Slowly, almost imperceptibly, but surely, the once diehard the-science-is-settled mainstream media are conceding that the climate debate isn’t over after all – and likely not by a long shot. And if you pay attention, you can see them quietly opening that back door for the quick exit.
The cracking started long ago, and now chips and pieces of the global warming science are starting to fall on the floor around us.
Earlier today the BBC featured a short report “Has the Sun gone to sleep?”
This report looks at the implications of a protracted quiet solar period, potentially lasting decades. Global cooling is turning out to be a real possibility, now even at the BBC!
Today we know a huge body of historical observations shows there is a pronounced relationship between cold winters in Europe and low solar activity. Moreover there’s a huge body of persuasive evidence, comprising mainly proxy datasets, that show the phenomenon is not regional, but global. As much as the BBC tries to play that down, the video holds a couple of big surprises.
Mirrors the Maunder Minimum!
The BBC starts by telling its viewers that the current solar maximum “is eerily quiet“. Solar physicist Professor Richard Harrison says the sun hasn’t been this quiet in 100 years and that the current activity mirrors the activity of the 17th century – the Maunder Minimum, the time of the dreadful Little Ice Age. What we have here is the BBC telling viewers to associate low solar activity with potential cold.
At the 3-minute mark, the BBC reporter asks the key question: “Does a decline in solar activity mean plunging temperatures for decades to come?” For an answer the BBC interviews three scientists.
Could impact the climate – “not fully understood”
Scientist Dr Lucie Green actually thinks that low solar activity could affect the climate, but she isn’t sure “to what extent“, and then even points out that varying amounts of solar radiation impact the globe’s upper atmosphere and that this is something scientists “don’t fully understand“. Therefore, don’t rule anything out.
“Fastest solar decline in 10,000 years”!
At the 4:17 mark, Mike Lockwood says we are witnessing the fastest decline in 10,000 years. He then claims that there’s a close to 20% chance that we may be actually entering a Maunder-like minimum. As one of the scientists who is more than 95% sure that man is now causing the climate change, 20% seems to be a very high figure and so we might suspect Lockwood’s true probability figure to be much higher than 20%.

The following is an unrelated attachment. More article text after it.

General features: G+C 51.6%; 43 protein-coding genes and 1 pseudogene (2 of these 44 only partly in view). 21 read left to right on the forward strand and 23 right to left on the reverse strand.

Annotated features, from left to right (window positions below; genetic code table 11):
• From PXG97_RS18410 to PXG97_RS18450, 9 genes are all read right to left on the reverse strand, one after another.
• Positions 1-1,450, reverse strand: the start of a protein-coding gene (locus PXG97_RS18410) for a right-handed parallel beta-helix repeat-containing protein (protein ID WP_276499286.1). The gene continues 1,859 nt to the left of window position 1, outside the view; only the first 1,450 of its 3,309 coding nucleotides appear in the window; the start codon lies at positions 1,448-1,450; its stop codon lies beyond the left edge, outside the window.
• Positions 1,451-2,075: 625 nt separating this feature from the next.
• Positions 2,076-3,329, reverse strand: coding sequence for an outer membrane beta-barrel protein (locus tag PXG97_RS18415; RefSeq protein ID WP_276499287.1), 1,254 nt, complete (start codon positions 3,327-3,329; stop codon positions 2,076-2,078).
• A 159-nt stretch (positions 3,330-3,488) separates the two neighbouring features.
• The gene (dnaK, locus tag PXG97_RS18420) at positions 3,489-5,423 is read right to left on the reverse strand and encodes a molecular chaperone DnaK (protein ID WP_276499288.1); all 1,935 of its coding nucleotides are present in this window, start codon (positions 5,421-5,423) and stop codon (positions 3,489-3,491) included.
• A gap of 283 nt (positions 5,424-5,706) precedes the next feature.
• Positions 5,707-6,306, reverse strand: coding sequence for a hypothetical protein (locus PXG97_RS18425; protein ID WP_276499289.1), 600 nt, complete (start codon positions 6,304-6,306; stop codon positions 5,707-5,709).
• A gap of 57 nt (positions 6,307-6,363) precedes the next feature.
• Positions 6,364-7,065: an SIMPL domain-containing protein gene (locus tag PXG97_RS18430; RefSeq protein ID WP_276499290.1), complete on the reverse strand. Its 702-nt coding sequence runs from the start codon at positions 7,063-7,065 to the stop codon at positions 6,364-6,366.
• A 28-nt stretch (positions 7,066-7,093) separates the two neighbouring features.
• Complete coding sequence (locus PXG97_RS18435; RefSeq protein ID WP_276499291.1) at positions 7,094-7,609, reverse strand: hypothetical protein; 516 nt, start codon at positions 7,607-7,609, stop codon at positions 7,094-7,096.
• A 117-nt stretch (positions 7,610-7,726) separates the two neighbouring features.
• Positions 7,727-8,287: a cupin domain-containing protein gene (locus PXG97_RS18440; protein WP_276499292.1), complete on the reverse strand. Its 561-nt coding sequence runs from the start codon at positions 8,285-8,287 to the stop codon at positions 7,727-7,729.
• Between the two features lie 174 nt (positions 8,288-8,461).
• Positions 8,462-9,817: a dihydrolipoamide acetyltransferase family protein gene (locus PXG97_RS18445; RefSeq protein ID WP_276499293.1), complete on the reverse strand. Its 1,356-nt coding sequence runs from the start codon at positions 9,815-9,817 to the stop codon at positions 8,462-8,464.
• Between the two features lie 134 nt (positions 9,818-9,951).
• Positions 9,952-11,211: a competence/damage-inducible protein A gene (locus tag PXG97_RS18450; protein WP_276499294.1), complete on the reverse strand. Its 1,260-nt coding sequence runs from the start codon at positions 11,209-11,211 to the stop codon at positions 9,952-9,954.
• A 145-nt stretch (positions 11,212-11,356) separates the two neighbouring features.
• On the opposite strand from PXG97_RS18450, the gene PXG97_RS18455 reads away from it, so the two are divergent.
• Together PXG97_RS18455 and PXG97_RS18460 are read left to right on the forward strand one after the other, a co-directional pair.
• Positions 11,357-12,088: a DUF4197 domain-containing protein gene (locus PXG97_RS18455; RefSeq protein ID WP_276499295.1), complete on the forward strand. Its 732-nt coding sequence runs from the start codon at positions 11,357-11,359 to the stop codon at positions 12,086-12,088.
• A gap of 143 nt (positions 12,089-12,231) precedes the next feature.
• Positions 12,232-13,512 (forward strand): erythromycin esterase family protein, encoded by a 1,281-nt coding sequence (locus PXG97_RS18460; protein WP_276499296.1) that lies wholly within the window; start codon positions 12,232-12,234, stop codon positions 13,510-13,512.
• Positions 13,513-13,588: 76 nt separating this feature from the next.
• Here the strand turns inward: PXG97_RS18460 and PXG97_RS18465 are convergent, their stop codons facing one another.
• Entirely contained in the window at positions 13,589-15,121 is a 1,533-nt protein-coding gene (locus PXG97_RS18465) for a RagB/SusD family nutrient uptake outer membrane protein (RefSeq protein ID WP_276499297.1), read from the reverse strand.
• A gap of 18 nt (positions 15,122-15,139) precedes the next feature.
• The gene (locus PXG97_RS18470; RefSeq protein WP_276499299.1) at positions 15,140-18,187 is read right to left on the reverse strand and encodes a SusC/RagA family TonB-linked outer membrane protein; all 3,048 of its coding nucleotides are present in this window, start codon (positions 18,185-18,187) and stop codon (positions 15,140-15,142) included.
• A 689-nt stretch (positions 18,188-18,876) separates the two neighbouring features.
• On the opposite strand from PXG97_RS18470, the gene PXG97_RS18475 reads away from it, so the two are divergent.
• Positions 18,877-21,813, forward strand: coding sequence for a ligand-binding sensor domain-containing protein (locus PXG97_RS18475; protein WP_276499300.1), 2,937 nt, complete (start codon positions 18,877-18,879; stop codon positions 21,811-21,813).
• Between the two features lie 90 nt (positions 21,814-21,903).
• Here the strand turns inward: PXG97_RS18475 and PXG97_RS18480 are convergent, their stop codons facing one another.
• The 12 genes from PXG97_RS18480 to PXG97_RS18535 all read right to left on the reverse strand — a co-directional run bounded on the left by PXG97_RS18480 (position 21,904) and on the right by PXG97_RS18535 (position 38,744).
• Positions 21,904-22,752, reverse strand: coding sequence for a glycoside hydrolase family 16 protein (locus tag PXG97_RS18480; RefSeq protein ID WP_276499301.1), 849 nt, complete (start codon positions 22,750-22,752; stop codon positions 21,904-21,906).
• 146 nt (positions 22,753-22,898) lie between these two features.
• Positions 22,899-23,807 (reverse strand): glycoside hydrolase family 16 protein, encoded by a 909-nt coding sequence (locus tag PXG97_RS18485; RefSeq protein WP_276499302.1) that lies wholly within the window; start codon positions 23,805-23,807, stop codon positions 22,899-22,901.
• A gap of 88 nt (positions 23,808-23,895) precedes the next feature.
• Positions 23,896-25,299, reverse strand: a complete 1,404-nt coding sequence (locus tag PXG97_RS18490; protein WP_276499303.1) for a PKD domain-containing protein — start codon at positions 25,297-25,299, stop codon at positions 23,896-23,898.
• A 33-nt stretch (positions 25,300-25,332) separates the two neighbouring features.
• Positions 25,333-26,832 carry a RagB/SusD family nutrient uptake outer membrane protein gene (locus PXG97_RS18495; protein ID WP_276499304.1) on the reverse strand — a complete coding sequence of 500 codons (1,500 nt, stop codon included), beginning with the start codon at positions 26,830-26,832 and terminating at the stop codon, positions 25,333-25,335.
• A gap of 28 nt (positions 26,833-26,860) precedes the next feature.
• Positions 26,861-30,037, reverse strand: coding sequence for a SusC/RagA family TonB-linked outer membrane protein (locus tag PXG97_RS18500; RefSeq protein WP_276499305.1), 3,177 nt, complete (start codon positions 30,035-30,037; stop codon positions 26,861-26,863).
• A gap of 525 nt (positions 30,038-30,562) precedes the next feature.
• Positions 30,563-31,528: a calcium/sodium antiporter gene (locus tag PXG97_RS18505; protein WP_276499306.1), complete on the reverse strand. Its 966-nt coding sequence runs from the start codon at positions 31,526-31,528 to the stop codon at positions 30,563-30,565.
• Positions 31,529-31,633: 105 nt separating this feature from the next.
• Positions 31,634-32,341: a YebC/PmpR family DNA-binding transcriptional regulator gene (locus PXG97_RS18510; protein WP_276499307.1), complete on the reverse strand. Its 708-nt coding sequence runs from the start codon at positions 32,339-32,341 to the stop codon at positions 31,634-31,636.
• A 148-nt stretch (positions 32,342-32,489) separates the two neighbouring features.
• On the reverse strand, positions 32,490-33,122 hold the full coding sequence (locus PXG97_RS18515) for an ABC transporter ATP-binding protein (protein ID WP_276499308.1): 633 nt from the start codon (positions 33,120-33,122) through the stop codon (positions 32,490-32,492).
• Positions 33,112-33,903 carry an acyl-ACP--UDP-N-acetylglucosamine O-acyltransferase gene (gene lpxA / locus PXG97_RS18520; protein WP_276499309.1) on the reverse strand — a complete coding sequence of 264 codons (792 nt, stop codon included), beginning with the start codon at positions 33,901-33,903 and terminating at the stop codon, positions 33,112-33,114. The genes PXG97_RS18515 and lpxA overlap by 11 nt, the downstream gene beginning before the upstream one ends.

Note how Lockwood does his best to portray solar impacts on climate as being regional phenomena, affecting the Jet Stream and Europe’s climate, but not the global mean climate. Lockwood here is not being completely forthcoming.
Sun now on par with human activity?
At the 5:26 mark the BBC journalist asks the right question, and the answer the BBC provided truly surprised me. Question:
The relationship between solar activity and weather on earth is complicated. But if solar activity continues to fall, could the temperature on earth as a whole get cooler? Could there be implications for global warming?”
The answer, provided by Dr. Lucie Green:
On the one hand you’ve perhaps got the cooling sun, but on the other hand you’ve got human activity that can counter that. And I think it is quite difficult to say actually how these two are going to compete and then what the consequences are for the global climate.”
Wow. The BBC has really opened the door, perhaps looking to upgrade the impact of solar activity to be on par with human activity. That’s huge compared to what the IPCC scientists claim about the impact of solar activity (negligible). You almost get the feeling that even the BBC is starting to have doubts about the supposed coming warming, and are opening up to the possibility of cooling.